This approach may give viewers more options, but what difference does the science make here? ‘Our primary interest was in the how you transmit all that information at a superfast speed and show it on the screens. Pictures of the match already need to be transmitted to the TV in the pub or at home at amazing speed. In this final, we had to send a lot more information, such as several camera angles and different sound.’
That involves transmitting an awful lot of information simultaneously, because you also want to avoid any delay in the match you’re watching. Cesar is developing ways of transmitting the information as smartly as possible. To achieve this, he uses algorithms that select the relevant information in a smart way. This data only is all put in small packets in a process known as compression – almost like creating a zip file on your computer. The files are pressed together, reducing the space they take up and enabling them to be transmitted faster and more easily. The files are then unpacked at the end user where they are converted to make images or sound. Algorithms also play an important role here. Cesar is investigating how all of this can be done as effectively and quickly as possible. In the process, he always has the viewer’s quality of experience in mind. What compression results in the best image quality, how much image delay is permitted without undermining the connection and what bandwidth is required?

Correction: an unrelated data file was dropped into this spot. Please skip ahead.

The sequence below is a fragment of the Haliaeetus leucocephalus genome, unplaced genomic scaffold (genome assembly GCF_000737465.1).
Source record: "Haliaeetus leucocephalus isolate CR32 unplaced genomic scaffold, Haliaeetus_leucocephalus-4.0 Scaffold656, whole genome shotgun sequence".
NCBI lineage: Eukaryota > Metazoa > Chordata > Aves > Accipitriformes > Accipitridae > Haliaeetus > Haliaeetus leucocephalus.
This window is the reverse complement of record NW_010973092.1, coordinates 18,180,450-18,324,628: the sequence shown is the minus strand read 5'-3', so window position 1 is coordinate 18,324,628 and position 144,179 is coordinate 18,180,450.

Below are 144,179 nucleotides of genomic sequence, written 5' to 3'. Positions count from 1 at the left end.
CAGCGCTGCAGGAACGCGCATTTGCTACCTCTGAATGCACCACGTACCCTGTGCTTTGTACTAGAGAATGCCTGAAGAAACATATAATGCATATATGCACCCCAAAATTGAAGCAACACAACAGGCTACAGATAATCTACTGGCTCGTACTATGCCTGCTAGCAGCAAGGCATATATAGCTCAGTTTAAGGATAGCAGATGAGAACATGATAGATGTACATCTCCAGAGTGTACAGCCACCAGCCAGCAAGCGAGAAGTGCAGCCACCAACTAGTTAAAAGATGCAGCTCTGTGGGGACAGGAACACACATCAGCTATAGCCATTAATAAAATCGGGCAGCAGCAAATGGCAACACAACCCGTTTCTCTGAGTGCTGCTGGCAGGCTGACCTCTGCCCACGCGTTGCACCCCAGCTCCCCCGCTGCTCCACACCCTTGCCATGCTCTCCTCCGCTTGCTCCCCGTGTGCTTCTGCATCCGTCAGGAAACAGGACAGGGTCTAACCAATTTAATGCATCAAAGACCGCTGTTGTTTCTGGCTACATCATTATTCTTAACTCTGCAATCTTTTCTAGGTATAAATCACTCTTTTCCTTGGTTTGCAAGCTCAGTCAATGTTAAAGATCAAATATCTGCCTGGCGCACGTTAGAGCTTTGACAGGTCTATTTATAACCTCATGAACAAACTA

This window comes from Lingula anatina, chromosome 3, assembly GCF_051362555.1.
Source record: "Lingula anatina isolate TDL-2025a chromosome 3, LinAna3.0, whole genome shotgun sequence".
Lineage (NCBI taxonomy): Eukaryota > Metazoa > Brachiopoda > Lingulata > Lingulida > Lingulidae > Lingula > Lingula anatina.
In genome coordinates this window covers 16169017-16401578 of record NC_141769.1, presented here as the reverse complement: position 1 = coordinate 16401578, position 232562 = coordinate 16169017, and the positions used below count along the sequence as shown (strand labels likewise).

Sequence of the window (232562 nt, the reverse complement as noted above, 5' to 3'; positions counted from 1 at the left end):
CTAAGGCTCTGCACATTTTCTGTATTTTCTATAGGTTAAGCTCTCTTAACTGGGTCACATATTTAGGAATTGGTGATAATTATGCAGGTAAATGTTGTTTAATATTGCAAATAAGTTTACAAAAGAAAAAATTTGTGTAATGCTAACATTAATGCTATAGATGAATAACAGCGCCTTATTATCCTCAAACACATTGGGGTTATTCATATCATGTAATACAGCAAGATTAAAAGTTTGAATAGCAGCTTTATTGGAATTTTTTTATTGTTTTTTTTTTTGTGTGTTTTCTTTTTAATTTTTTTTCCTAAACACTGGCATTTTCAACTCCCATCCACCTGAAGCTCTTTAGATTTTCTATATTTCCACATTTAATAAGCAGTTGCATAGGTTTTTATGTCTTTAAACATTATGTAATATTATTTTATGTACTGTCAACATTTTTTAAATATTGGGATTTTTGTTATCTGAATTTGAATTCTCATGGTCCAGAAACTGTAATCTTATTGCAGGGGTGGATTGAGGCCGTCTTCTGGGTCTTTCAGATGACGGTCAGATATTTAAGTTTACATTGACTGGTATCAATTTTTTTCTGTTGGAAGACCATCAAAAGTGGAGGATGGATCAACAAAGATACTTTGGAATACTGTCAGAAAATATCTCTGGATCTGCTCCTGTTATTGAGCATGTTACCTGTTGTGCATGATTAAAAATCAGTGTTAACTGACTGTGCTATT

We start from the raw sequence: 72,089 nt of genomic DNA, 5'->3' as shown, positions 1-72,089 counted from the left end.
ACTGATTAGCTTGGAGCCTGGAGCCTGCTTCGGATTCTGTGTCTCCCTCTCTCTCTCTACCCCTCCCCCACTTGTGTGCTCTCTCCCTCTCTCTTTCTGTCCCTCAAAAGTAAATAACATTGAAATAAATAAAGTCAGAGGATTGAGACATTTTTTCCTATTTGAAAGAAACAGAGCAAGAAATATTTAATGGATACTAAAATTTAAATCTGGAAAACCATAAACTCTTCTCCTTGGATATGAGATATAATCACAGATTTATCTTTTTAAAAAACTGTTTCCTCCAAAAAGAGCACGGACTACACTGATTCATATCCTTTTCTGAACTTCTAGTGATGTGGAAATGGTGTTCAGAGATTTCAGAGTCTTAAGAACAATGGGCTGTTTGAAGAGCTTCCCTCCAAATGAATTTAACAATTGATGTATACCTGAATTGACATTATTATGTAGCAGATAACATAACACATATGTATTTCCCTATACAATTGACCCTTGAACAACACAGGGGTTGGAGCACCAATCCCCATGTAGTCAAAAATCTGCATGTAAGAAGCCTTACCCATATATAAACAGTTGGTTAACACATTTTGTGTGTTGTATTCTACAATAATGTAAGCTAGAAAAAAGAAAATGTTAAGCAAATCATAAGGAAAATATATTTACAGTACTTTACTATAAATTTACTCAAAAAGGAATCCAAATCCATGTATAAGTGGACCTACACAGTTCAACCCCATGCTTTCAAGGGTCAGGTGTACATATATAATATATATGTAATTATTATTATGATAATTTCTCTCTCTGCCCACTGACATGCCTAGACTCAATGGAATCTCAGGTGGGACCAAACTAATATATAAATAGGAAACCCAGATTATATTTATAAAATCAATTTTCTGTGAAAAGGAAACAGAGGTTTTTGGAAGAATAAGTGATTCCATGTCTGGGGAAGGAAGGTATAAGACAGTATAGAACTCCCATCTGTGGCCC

Communicating with family
Cesar is not only working on watching TV and second screens. He’s also researching communication between people. He walks into a room full of boxes. They have been painted pink on one side. There are cameras around them and a researcher is walking round with his arms spread out. Cesar points to a computer screen showing an image of the walking man.